Effect of pressure and timing of contraction on human rib cage muscle fatigue

L. Zocchi, J. W. Fitting, U. Majani, C. Fracchia, C. Rampulla, A. Grassino

Research output: Contribution to journalArticlepeer-review

Abstract

Breathing against inspiratory loads can be accomplished with different degrees of coupling between the diaphragm and the other muscles attached to the rib cage (RCM). Thus, the electromyographic signs of fatigue develop separately in each muscle group. While breathing with diaphragm emphasis, the occurrence of diaphragmatic fatigue was found to be related to the tension- time index TTdi (= Pdi/Pdi(max) x Tl/Ttot). Above the critical range of 0.15 to 0.18, the endurance of the diaphragm is less than 1 h and it is inversely related to the TTdi value. However, in most loaded breathing conditions, the spontaneous pattern of breathing is characterized by predominant activation of RCM. The tension-time conditions at which fatigue develops during breathing with RCM emphasis are not known. We assessed the critical tension- time value in four normal subjects breathing with RCM emphasis against inspiratory threshold loads. RCM predominance was achieved by developing negative abdominal pressure swings during inspiration, and it was characterized by the tension-time index TTrc (Ppl/Ppl(max) x Tl/Ttot), where Ppl is pleural pressure developed under this condition. Above a critical TTrc value of 0.30, endurance time was inversely related to TTrc, and it resulted from failure of the RCM rather than of the diaphragm. We conclude that the critical threshold, as assessed by TTrc, is higher for breathing patterns with RCM emphasis than previously described by TTdi for diaphragm emphasis. However, when predominantly recruited, as in breathing patterns commonly adopted in loaded conditions, the RCM fatigue earlier than the diaphragm.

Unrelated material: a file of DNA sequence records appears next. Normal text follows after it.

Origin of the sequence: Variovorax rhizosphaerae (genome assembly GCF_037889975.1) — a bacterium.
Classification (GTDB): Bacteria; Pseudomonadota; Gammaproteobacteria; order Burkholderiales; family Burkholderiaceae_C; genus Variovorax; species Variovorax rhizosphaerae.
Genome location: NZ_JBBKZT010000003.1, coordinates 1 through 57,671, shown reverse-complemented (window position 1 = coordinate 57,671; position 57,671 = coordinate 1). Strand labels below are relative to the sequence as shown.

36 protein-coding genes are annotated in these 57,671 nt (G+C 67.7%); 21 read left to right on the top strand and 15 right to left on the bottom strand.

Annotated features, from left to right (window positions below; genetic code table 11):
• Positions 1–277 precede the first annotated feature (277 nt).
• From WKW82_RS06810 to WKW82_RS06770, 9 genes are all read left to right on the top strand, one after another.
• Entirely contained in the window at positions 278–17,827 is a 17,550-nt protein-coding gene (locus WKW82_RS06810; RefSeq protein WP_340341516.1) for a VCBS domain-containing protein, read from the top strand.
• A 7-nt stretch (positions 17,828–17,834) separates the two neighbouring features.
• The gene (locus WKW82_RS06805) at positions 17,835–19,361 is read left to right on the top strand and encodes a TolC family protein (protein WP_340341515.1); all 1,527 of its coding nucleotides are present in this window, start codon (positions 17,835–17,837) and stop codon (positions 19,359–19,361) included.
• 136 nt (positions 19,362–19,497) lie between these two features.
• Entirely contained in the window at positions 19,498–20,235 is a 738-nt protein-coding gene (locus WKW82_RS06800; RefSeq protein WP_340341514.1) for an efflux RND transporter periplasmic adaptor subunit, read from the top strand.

Original languageEnglish
Pages (from-to)857-864
Number of pages8
JournalAmerican Review of Respiratory Disease
Volume147
Issue number4
Publication statusPublished - 1993

ASJC Scopus subject areas

  • Pulmonary and Respiratory Medicine

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